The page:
Meet the 2017 The Thousand: Tami Pardee

Meet the 2017 The Thousand: Tami Pardee

2017 REAL Trends The Thousand, as advertised in The Wall Street Journal

By Tracey C. Velt

This year’s The Thousand all have one thing in common—they are passionate about people. Find out more about these savvy professionals.

No. 4 Teams by Transaction Volume

No. 186 Teams by Transaction Sides

Tami Pardee, CEO and Founder of Halton Pardee + Partners

Venice, Santa Monica, Mar Vista, Culver City and
Palm Desert, California

Likes: her stuffed bunny, Brad

Stays calm by: meditating each morning

Aha moment: learning the Hoffman Process, which taught her who she was inside and broke through her armor

During her career in television production, Tami Pardee would flip houses on the side. “I was disappointed with the service I got from the real estate agents assisting me. I felt there was a better way to do it, so twelve years ago, I got my real estate license and modeled my business after the television production model instead of a regular real estate model,” says Pardee, who runs a team of salary-paid agents rather than independent contractors. The team is up to 90 people.

However, for Pardee, it’s all about the people and always has been, no matter which business model you choose. “We spend a lot of time looking for the right people. We have a survey called the Culture Index that we use to make sure that culturally the people are a good fit. We want them to be happy and thriving at our company. If they’re happy, they’re going to do really well. That’s probably been the biggest challenge and something that we spend the most time on,” she says.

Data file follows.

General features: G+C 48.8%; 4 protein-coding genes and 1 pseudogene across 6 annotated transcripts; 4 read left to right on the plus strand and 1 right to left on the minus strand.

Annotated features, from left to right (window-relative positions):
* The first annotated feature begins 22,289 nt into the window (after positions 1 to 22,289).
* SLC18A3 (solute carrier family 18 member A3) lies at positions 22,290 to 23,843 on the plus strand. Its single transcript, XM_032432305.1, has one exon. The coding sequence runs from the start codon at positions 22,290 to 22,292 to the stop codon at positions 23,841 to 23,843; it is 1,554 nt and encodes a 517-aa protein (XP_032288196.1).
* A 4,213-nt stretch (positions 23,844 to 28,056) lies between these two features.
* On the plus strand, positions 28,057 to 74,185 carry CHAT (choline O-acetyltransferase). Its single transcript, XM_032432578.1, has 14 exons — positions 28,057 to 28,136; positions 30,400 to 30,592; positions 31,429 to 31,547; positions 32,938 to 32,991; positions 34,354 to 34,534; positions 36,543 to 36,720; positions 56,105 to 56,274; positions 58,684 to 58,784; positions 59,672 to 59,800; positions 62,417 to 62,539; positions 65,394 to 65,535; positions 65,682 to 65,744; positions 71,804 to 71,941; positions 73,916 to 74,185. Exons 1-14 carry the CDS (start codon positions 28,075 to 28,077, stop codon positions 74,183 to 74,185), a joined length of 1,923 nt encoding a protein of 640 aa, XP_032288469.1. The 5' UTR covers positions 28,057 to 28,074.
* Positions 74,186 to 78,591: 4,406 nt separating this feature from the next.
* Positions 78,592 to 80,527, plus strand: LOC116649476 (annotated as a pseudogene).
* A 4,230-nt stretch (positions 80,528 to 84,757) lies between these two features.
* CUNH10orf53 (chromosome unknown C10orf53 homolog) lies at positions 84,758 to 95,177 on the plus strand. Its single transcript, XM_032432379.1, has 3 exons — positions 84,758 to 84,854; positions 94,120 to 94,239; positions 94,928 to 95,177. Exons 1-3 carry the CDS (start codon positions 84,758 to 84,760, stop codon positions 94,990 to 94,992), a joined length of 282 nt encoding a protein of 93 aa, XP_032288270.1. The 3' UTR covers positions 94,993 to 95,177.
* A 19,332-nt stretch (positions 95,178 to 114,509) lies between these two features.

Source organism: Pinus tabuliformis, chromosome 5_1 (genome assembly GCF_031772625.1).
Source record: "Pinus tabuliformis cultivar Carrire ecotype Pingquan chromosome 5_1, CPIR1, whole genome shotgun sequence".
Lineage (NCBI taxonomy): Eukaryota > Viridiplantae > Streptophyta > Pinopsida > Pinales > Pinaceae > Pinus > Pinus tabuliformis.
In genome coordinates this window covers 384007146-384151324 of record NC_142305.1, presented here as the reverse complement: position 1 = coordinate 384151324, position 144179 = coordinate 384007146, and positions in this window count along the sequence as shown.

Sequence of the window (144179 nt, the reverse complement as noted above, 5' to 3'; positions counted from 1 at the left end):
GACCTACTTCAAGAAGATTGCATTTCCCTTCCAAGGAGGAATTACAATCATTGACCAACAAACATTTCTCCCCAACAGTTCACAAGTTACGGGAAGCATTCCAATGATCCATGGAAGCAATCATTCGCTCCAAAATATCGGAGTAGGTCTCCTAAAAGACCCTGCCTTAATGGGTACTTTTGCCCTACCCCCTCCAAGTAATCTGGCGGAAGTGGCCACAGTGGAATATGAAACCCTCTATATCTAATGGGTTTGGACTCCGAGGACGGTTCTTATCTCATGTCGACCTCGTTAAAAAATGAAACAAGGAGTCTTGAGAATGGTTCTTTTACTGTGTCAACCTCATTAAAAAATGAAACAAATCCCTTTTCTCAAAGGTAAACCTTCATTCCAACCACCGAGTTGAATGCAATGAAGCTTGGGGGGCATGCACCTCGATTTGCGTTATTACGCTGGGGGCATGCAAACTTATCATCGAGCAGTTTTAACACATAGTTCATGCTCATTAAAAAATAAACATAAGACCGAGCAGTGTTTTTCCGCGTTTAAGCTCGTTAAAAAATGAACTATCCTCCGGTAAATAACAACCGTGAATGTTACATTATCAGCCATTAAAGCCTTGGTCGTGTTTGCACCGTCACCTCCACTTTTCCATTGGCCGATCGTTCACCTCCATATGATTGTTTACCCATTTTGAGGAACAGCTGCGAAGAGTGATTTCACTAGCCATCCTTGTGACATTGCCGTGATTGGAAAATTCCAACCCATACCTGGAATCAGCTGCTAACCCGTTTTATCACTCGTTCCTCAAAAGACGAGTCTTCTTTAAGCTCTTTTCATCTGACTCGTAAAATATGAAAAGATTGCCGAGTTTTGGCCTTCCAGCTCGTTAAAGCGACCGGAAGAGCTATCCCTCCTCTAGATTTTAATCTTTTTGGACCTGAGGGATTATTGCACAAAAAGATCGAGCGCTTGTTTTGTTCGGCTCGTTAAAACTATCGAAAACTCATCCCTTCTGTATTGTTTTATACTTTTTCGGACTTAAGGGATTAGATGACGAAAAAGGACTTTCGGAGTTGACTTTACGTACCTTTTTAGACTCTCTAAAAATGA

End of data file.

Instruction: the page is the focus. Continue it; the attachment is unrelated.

As the mom of four children ranging in age from 13 to 6 years old, Pardee says she likes to “work hard and play hard.” She and her family recently returned from a trip to Yellowstone National Park, where they went river rafting and cruising on a houseboat. “I think it’s important to spend quality time with my kids, so I don’t have a lot of extra-curricular activities except for things with them,” she says. However, to keep on an even keel, she meditates each morning. “I get up at 5:30 a.m., walk the beach and meditate. I think it’s important to have your own time to center yourself on a daily basis.”

Another thing Pardee makes time for is her Life-Changer Program, which offers active participation and significant financial contributions to local charities, including Teen Project, Harvest Home, Homeless Task Force, Venice Community Housing Corporation, and more. To date, the program has donated over $875,000 to non-profits. “This is something I was born to do,” she says. Her personal mission statement is “to be a down-to-earth, life-change warrior who inspires hope, courage and purpose by motivating those I touch to show up and start on the life they love.” So she carried that through to a philanthropic level. “I live in Venice, California, where there is a lot of homelessness. I gave away a lot of money to help solve the problem, but didn’t feel like I was changing lives,” she says. So she decided to work with Harvest Home, a facility for homeless pregnant women. Ten women live at the home. Pardee developed a five-week session that helps them build goals and pursue dreams. “The first time I went, they wouldn’t even say hello to me. But I told them my emotional story. I opened myself up, and the next time, they were giving me hugs,” she says. Her goal is to grant their wishes. Pardee is on the board of Santa Monica College, and she partnered with the college on the project. “The school agreed to admit these women, even without a high school diploma, and we fund their studies,” she says. “One of the girls wants to be a nurse, so the college is admitting her into the nursing program. We’re funding part of her housing and childcare to help her change her life. We’re doing something different with each of the ten women to help them strategically plan their lives.”

In life, as in real estate, says Pardee, “I’m motivated by helping people change their life in a positive way, whether it’s buying a dream house or going to college.”

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